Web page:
I can't fix you
I think the reason why mental illness makes people so uncomfortable, particularly in intimate relationship, is we’ve been set an impossible task. Glennon Doyle talks about those who are grieving as having a double loss: the loss of their loved ones and the loss of their close friends. You see, when these close friends witness their friend in pain they feel they’ve failed. Their one job when times get tough is to support their friend and help them release the pain. As they become aware of the magnitude of this task, given the present circumstances, they begin to withdraw in shame at their failure.
When I was 13 years old, suffering with jet lag induced insomnia following my well-traveled commute from the West Coast of Canada to England, I called the only person guaranteed to be awake at 2am. Crying down the phone about how homesick I was and how miserable I felt at school. My mom said one thing that stuck with me: “it hurts me to see my baby sad”. I heard the message loud and clear - my pain inflicts pain on those around me. Next, she said “and there’s nothing I can do”. As if her geographical distance was the only thing preventing her from taking my pain away. I stopped calling when I felt sad. I stopped asking those for help when I knew there was nothing they could do. Her unintentional statement, flicked a switch in my head that said ‘no one can fix you’.
I’ve always felt things too much. Growing up in a family that rarely shows emotion, I was the freak who would burst into tears given any remote conflict. I felt immense shame around my sadness and learnt to retreat to a safe place whenever I didn’t feel 100%. You see, I understood people’s discomfort around my expressions of hurt as a burden I couldn’t bear to shoulder. Given how lucky and privileged my life has been, it’s surprising how ever-present sadness has been. From late night sobbing into my pillow when I felt like the carpet had been pulled under my family life to lamenting my lack of deep romantic connection. I learnt how to ‘cope’ with these intense feelings mainly through distraction. Throwing myself into more dramatic storylines in TV shows like Gossip Girl and Vampire Diaries. Bingeing on food and trying to never be alone with my thoughts. If push came to shove I channelled my discomfort into being the most ‘perfect’ student I could possibly be.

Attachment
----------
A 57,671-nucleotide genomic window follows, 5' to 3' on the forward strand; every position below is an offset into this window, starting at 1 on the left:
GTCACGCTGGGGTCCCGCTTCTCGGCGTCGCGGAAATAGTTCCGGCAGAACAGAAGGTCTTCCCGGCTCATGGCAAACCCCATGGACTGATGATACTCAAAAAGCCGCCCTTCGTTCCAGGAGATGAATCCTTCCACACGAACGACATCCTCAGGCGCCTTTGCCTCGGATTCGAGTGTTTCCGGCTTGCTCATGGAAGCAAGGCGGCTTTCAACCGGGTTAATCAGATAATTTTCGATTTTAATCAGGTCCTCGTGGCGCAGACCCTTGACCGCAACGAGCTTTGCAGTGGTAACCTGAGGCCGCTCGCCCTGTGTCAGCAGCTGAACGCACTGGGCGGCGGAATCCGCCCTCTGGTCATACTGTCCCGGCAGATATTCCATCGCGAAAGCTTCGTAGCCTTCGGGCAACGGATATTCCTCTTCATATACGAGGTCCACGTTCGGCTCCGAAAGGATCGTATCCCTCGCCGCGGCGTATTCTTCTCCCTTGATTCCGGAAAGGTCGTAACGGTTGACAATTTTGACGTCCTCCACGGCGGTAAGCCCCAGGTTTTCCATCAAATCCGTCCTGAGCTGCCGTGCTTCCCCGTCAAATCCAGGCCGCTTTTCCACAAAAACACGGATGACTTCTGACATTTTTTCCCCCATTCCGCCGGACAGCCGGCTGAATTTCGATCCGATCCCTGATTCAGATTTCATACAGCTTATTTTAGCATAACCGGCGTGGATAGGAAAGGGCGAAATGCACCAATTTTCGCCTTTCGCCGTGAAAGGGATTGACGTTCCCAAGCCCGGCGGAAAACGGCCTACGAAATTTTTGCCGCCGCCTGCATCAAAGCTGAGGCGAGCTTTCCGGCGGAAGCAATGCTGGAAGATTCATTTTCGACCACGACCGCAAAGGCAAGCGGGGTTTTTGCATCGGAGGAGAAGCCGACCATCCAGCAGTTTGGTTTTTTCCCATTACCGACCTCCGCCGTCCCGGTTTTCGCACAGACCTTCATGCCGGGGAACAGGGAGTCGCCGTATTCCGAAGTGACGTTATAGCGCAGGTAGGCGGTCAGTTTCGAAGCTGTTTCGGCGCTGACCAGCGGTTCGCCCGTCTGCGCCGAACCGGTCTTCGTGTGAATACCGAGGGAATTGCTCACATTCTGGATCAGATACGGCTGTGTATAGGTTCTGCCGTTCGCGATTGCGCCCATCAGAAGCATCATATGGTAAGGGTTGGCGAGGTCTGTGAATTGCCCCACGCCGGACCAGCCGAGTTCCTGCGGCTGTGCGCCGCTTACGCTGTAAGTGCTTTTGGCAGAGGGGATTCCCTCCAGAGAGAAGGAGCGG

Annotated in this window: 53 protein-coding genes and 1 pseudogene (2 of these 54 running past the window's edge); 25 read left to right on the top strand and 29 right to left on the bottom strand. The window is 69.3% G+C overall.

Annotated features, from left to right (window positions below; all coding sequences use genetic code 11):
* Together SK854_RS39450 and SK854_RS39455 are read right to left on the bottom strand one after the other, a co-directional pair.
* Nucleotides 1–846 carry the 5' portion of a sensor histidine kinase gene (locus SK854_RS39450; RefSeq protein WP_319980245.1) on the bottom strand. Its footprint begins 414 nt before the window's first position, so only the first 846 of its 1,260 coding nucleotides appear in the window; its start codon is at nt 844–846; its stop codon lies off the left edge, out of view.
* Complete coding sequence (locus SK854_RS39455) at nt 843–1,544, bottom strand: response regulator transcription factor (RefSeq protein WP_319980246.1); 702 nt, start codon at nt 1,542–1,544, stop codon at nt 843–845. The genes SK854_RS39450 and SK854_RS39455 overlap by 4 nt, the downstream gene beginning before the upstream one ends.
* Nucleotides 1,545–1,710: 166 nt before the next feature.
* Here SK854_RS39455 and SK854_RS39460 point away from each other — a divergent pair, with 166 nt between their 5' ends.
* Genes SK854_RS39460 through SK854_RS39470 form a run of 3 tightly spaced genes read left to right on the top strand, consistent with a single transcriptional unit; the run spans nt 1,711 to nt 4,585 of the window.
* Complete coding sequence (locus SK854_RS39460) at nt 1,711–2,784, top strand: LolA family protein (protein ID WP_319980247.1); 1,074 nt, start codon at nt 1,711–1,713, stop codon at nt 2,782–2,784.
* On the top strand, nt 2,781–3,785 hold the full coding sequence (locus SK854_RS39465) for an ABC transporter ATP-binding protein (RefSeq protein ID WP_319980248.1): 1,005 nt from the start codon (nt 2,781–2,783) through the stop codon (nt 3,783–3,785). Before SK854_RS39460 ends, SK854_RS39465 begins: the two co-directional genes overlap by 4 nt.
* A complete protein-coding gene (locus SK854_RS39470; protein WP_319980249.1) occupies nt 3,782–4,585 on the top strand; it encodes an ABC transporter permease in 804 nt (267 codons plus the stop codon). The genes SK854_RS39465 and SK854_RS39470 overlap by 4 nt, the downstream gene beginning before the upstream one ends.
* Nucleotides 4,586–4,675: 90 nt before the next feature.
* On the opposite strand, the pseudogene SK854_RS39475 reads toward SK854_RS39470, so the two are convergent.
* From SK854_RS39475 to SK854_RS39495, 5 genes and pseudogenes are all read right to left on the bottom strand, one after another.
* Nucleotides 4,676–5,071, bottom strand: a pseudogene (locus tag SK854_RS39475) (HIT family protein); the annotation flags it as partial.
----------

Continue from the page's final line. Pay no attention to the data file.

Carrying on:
If you’ve spent a fair amount of time in public with me, you’d probably be surprised to read what I’ve written above. I tend to come across as bubbly, sociable and generally pretty up-beat (if I do say so myself). But if you’ve spent an extended amount of time with me behind closed doors, you’ve seen behind the mask I’ve crafted for protection. An ex of mine once said the quality he admired the most in me was my ability to “get up everyday and take on the world even though every fibre of my being wanted to stay in bed”. Psychologists call it high functioning depression.
It comes in waves of good and bad in days or weeks at a time. I know it’s related to diet, lifestyle and general self talk. I know that coffee doesn’t help. I know sleep is necessary. I know hormones are pretty crucial. But it’s days like today as I lay on the yoga mat on my floor having managed only child’s pose, with my unwashed hair and my mascara smeared that I’m faced with the reality that I can’t fix myself. Let alone, can my relations come close to fixing me. They can distract me. They can tell me they love me. They can try to talk me out of it. They can stroke my hair as tears stream down my hair. But this sadness that takes over my life cannot be fixed - indefinitely.
There have been periods of my life where the situation has made this lowness unbearable. It’s at those stages of immense pain that even the well-choreographed façade is too much effort. As the piles of plates covered in dried food litter my floor and I order another greasy take-away and the last thing I can manage to do is to attend a lecture, I feel like my life is falling apart. I don’t call loved ones. I can’t schedule anything. I even wait until the people I live with leave the house before creeping out of my bedroom. I don’t want anyone to see me like this. I don’t even want to look at myself like this.
I used to feel frustrated as I desperately sought the cure. Sometimes that manifested into anger. Nowadays, I’m trying to just accept the wave as it comes and release it through space and sleep. Yes, I’m behind on schoolwork and societies and conversations. I’m not a ‘productive’ human. I’m just a human who struggles sometimes.
Loving someone when they suffer with depression or just pain in general is the hardest thing anyone can do. This impossible task confronts us all with the reality that ‘I can’t fix you’. If our job in our relationships is to relieve pain and ‘make the other happy’ - we will always fail. Judging ourselves and others is the root of all withdrawal in relationships. I understand that when you feel low you want to hide away and you don’t feel worthy of love and you feel like a burden. I feel like that a lot.
I also know the more we try to resist these feelings or give up on people that can be ‘hard’ to love (in the traditional sense). We’re denying the opportunity to revel in the pain we all feel in this life. The true price of my compassion and love for humanity is the pervasive sadness I feel. As I watch the loved ones around me withdraw when they feel pain, I beg them to stay and let me see them in all their sad glory. It’s a privilege to be that truly vulnerable with someone.
‘I promise to never try to fix you or myself’ - could be the foundation of any great love.
All my love, Sam